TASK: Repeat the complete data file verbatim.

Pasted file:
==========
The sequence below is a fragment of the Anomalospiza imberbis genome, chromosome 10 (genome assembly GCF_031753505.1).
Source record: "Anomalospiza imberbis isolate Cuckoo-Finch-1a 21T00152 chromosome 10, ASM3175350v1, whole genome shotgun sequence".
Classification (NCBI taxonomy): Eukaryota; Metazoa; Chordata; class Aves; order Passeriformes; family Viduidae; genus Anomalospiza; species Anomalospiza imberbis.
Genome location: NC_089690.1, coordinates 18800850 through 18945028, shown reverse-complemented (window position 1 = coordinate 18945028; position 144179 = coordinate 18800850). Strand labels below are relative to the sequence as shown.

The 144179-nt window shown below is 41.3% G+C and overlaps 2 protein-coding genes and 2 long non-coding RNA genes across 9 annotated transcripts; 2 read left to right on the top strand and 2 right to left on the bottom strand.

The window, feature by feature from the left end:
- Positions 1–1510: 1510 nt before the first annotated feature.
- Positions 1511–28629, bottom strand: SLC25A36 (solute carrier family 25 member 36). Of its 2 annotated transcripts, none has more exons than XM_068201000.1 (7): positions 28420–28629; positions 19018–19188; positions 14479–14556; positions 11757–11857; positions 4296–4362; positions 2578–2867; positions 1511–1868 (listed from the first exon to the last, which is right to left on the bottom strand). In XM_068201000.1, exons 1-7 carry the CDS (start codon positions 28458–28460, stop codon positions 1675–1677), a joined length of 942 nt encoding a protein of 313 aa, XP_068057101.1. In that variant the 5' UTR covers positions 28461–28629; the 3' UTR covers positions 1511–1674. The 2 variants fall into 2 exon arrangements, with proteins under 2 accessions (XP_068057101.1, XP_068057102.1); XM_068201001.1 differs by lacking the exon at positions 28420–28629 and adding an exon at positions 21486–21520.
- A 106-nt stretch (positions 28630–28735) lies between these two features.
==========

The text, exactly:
The sequence below is a fragment of the Anomalospiza imberbis genome, chromosome 10 (genome assembly GCF_031753505.1).
Source record: "Anomalospiza imberbis isolate Cuckoo-Finch-1a 21T00152 chromosome 10, ASM3175350v1, whole genome shotgun sequence".
Classification (NCBI taxonomy): Eukaryota; Metazoa; Chordata; class Aves; order Passeriformes; family Viduidae; genus Anomalospiza; species Anomalospiza imberbis.
Genome location: NC_089690.1, coordinates 18800850 through 18945028, shown reverse-complemented (window position 1 = coordinate 18945028; position 144179 = coordinate 18800850). Strand labels below are relative to the sequence as shown.

The 144179-nt window shown below is 41.3% G+C and overlaps 2 protein-coding genes and 2 long non-coding RNA genes across 9 annotated transcripts; 2 read left to right on the top strand and 2 right to left on the bottom strand.

The window, feature by feature from the left end:
- Positions 1–1510: 1510 nt before the first annotated feature.
- Positions 1511–28629, bottom strand: SLC25A36 (solute carrier family 25 member 36). Of its 2 annotated transcripts, none has more exons than XM_068201000.1 (7): positions 28420–28629; positions 19018–19188; positions 14479–14556; positions 11757–11857; positions 4296–4362; positions 2578–2867; positions 1511–1868 (listed from the first exon to the last, which is right to left on the bottom strand). In XM_068201000.1, exons 1-7 carry the CDS (start codon positions 28458–28460, stop codon positions 1675–1677), a joined length of 942 nt encoding a protein of 313 aa, XP_068057101.1. In that variant the 5' UTR covers positions 28461–28629; the 3' UTR covers positions 1511–1674. The 2 variants fall into 2 exon arrangements, with proteins under 2 accessions (XP_068057101.1, XP_068057102.1); XM_068201001.1 differs by lacking the exon at positions 28420–28629 and adding an exon at positions 21486–21520.
- A 106-nt stretch (positions 28630–28735) lies between these two features.